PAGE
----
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Flying the Flag: Is the EU Finally Taking Up Responsibility in Indo-Pacific Maritime Security?


The discourse surrounding security dynamics in the Indo-Pacific region primarily revolves around riparian states such as the United States (US), its key regional allies, China, India, and emerging influential nations from Southeast Asia. However, one actor remains peripheral despite its significant interest in an open and rules-based Indo-Pacific, the European Union (EU).


The EU's updated Maritime Security Strategy (EUMSS), unveiled on March 10, 2023, was a significant development. It reflects the EU's ambition to play a more substantial role in safeguarding maritime interests globally in response to evolving threats such as piracy, illegal migration, trafficking, terrorism, geopolitical tensions, climate change, and hybrid and cyber threats. One year after its publication, the question is whether the EU is finally ready to translate these aspirations into action in the Indo-Pacific region.


The EU has long been involved in maritime security efforts in the region, exemplified by the EUNAVOR Operation Atalanta combating piracy since 2008. In 2020, CRIMARIO II was launched to support peace and stability in South and Southeast Asia. Following its 2022 Indo-Pacific Strategy, the EU also designated the Northwestern Indian Ocean as a new Area of Maritime Interest and implemented the Coordinated Maritime Presences (CMP) tool, which allows EU member states to coordinate their naval actions while remaining under the national chains of command. Additionally, the EU became a Dialogue Partner of the Indian Ocean Rim Association in February 2024. Although the EU's effort is recognisable, the current situation demands a more robust approach due to the emergence of new threats and rising geopolitical tensions. This bid, however, is facing opposition and capacity challenges.


Not only since Russia's full-scale invasion of Ukraine, there have been divisions among member states regarding the EU's role in international security. While France advocates a more independent approach, most Eastern European members prioritise NATO as the primary security provider. Furthermore, US analysts argue that Europe should leave the Indo-Pacific to the US and focus on its continental defence to free up US resources for its Indo-Pacific engagement. These arguments, however, disregard that the purpose of the EU naval presence is not solely to support the US in its engagement in containing China. The EU also tries to build its own security relationships with regional partners, as manifested in the Enhancing Security Cooperation in and with Asia project. In addition, the EU's focus on non-traditional security threats makes it a beneficial actor for the region, not only in regard to traditional security.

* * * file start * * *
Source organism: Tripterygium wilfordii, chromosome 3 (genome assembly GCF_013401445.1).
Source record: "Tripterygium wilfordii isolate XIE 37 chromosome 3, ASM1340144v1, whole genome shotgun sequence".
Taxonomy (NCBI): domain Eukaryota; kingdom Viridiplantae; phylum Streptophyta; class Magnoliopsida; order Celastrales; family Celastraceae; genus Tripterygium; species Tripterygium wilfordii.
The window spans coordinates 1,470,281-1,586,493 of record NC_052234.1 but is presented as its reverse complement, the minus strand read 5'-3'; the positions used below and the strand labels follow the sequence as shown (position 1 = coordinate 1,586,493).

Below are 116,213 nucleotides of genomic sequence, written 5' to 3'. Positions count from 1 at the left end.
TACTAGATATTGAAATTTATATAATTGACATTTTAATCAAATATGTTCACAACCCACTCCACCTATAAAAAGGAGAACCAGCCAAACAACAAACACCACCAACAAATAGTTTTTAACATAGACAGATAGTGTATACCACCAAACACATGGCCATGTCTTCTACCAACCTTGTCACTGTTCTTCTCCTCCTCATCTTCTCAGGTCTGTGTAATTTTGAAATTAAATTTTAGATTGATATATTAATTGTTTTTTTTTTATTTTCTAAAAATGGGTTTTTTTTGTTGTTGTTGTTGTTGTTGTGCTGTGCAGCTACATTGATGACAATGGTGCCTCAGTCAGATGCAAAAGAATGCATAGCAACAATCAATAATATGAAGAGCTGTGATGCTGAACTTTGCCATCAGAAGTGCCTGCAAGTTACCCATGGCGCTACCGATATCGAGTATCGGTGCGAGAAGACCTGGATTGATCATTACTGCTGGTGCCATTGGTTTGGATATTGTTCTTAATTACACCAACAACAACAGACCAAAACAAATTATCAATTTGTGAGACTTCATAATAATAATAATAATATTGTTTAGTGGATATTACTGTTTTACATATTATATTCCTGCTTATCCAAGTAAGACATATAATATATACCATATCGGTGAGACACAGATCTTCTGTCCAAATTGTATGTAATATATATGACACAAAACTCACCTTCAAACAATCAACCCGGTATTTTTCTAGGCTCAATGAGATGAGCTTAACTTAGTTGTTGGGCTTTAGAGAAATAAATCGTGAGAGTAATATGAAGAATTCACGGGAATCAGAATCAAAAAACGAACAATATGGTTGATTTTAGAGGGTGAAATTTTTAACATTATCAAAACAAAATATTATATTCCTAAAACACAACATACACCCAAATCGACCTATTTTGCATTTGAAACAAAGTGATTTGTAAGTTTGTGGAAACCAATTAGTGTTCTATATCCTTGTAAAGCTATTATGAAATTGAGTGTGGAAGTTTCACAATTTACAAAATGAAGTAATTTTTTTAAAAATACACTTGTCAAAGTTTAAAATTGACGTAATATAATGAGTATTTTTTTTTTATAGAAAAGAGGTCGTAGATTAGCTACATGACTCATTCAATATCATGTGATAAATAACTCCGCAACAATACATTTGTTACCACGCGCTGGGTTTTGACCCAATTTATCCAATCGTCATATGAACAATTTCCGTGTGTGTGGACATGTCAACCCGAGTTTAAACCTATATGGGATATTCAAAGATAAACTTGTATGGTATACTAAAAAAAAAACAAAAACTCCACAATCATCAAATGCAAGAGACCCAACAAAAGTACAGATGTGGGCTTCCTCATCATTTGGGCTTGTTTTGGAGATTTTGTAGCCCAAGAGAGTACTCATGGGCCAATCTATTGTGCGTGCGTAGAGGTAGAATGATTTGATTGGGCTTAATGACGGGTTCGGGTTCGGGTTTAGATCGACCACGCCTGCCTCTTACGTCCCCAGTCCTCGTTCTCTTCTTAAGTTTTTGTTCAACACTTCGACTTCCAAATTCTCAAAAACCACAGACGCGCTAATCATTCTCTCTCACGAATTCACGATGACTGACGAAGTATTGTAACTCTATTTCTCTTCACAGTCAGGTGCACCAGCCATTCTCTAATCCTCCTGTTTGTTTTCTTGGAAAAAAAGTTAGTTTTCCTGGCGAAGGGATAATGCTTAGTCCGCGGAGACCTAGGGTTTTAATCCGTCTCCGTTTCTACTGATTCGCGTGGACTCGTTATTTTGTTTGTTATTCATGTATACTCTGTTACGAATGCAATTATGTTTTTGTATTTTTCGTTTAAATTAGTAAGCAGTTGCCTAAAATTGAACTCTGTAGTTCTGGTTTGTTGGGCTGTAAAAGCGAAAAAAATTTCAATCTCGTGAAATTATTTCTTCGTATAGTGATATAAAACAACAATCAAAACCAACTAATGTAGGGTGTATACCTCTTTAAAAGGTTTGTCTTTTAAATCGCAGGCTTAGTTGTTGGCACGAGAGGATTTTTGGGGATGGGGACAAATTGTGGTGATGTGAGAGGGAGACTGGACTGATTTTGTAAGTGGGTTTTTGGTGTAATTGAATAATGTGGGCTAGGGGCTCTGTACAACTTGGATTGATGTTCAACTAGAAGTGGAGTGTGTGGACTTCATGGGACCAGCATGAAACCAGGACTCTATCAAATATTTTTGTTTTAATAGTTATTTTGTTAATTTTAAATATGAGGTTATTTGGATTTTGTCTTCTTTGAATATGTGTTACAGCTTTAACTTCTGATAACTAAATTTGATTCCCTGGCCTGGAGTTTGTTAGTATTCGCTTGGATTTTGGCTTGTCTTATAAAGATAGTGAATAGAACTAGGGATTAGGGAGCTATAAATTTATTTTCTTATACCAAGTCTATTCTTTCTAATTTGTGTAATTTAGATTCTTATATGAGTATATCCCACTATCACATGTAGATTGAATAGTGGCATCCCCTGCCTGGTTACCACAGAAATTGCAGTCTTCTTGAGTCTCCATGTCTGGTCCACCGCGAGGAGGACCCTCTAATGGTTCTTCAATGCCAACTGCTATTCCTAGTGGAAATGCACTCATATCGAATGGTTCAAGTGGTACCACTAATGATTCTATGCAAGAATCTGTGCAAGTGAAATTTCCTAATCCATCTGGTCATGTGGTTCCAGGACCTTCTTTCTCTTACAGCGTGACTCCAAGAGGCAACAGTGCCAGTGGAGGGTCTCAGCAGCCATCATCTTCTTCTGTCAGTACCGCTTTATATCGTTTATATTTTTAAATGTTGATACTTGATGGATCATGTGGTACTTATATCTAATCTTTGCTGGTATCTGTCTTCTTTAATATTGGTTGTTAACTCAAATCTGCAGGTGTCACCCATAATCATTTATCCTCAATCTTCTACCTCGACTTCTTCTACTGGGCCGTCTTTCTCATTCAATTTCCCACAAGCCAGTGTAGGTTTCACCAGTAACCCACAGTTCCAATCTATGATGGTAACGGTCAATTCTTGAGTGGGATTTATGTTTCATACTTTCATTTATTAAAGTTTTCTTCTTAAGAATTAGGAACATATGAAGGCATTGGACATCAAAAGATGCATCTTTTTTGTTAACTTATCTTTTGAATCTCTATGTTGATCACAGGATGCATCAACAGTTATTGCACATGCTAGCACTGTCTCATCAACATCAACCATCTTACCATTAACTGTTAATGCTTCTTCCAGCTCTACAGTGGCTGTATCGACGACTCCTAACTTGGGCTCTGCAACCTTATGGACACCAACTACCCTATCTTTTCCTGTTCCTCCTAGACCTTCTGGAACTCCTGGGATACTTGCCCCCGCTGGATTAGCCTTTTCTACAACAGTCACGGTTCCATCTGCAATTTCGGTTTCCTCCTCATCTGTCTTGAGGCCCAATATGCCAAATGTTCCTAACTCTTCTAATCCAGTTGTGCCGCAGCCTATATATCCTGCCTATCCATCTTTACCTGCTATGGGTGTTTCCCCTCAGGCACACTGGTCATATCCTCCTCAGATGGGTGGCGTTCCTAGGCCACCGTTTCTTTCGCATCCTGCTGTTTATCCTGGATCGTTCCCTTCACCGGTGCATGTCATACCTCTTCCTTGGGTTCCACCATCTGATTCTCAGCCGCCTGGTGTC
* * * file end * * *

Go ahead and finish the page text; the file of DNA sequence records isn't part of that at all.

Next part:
Limited naval capacities are also undermining an enduring European engagement in the Indo-Pacific. At this point, contributions from various member states are crucial to share the burden. While the burden was mostly on France in the past, more member states are starting to commit. Recent examples are Greece and Italy leading EUNAVFOR Operation ASPIDES in the Red Sea. Their engagement not only shows more countries taking up responsibility but also the EU’s drive for a more US-independent approach. Greece’s announced more significant commitment to the Indo-Pacific also indicates another possible benefit of an EU engagement for the region. Their less hostile relationship with China closer represents the hedging strategies of the riparian states, especially in Southeast Asia. This position can make the EU an alternative security provider advocating an inclusive Indo-Pacific region.


To be regarded as a credible and proactive contributor to Indo-Pacific maritime security, it is essential for the EU to address internal challenges, for member states to invest in their naval capabilities, and together strengthen ties with regional partners. By 'flying the flag' in the region, the EU can demonstrate its readiness to take on a more active role. The planned deployments of naval assets to the region by France, Italy, and Germany in 2024 are tangible steps forward and provide the chance to translate the EU’s aspirations into action further.


 

Clemens Sprunghofer, born in 1997, studied International Relations at the University of Erfurt, Germany and Strategic Studies at the S. Rajaratnam School of International Studies and Nanyang Technological University in Singapore. During his studies, he focused on security and defence in Europe and East- and South-East Asia. Recently, he started his career at a German technology company.


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